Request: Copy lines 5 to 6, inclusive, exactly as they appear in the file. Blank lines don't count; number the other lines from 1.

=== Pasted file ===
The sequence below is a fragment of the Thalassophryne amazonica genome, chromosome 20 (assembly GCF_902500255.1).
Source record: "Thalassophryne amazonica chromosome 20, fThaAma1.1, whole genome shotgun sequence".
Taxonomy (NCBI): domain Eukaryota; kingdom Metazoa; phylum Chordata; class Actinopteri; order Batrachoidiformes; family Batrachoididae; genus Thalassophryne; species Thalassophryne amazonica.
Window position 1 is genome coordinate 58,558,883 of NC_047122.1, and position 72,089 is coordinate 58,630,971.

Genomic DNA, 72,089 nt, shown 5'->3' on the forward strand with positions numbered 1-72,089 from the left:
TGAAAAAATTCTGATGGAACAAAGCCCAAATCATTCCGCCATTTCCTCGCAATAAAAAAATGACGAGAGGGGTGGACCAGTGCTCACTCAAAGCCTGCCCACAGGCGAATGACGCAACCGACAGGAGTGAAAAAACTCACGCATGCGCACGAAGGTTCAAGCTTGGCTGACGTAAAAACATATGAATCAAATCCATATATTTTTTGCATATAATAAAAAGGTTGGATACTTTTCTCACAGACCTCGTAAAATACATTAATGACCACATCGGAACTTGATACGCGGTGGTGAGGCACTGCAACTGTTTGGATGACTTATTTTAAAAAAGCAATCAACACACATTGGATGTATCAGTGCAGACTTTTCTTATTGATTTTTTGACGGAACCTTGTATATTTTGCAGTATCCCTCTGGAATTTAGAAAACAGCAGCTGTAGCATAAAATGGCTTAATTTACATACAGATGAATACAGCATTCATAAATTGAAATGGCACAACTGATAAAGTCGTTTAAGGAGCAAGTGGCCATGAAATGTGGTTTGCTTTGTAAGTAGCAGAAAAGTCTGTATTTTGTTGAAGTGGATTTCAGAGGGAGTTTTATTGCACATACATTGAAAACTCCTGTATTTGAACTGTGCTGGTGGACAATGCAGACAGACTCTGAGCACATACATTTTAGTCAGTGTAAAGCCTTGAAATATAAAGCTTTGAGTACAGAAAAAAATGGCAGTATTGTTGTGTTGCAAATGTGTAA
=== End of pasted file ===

Genomic DNA, 72,089 nt, shown 5'->3' on the forward strand with positions numbered 1-72,089 from the left:
TGAAAAAATTCTGATGGAACAAAGCCCAAATCATTCCGCCATTTCCTCGCAATAAAAAAATGACGAGAGGGGTGGACCAGTGCTCACTCAAAGCCTGCCCACAGGCGAATGACGCAACCGACAGGAGTGAAAAAACTCACGCATGCGCACGAAGGTTCAAGCTTGGCTGACGTAAAAACATATGAATCAAATCCATATATTTTTTGCATATAATAAAAAGGTTGGATACTTTTCTCACAGACCTCGTAAAATACATTAATGACCACATCGGAACTTGATACGCGGTGGTGAGGCACTGCAACTGTTTGGATGACTTATTTTAAAAAAGCAATCAACACACATTGGATGTATCAGTGCAGACTTTTCTTATTGATTTTTTGACGGAACCTTGTATATTTTGCAGTATCCCTCTGGAATTTAGAAAACAGCAGCTGTAGCATAAAATGGCTTAATTTACATACAGATGAATACAGCATTCATAAATTGAAATGGCACAACTGATAAAGTCGTTTAAGGAGCAAGTGGCCATGAAATGTGGTTTGCTTTGTAAGTAGCAGAAAAGTCTGTATTTTGTTGAAGTGGATTTCAGAGGGAGTTTTATTGCACATACATTGAAAACTCCTGTATTTGAACTGTGCTGGTGGACAATGCAGACAGACTCTGAGCACATACATTTTAGTCAGTGTAAAGCCTTGAAATATAAAGCTTTGAGTACAGAAAAAAATGGCAGTATTGTTGTGTTGCAAATGTGTAA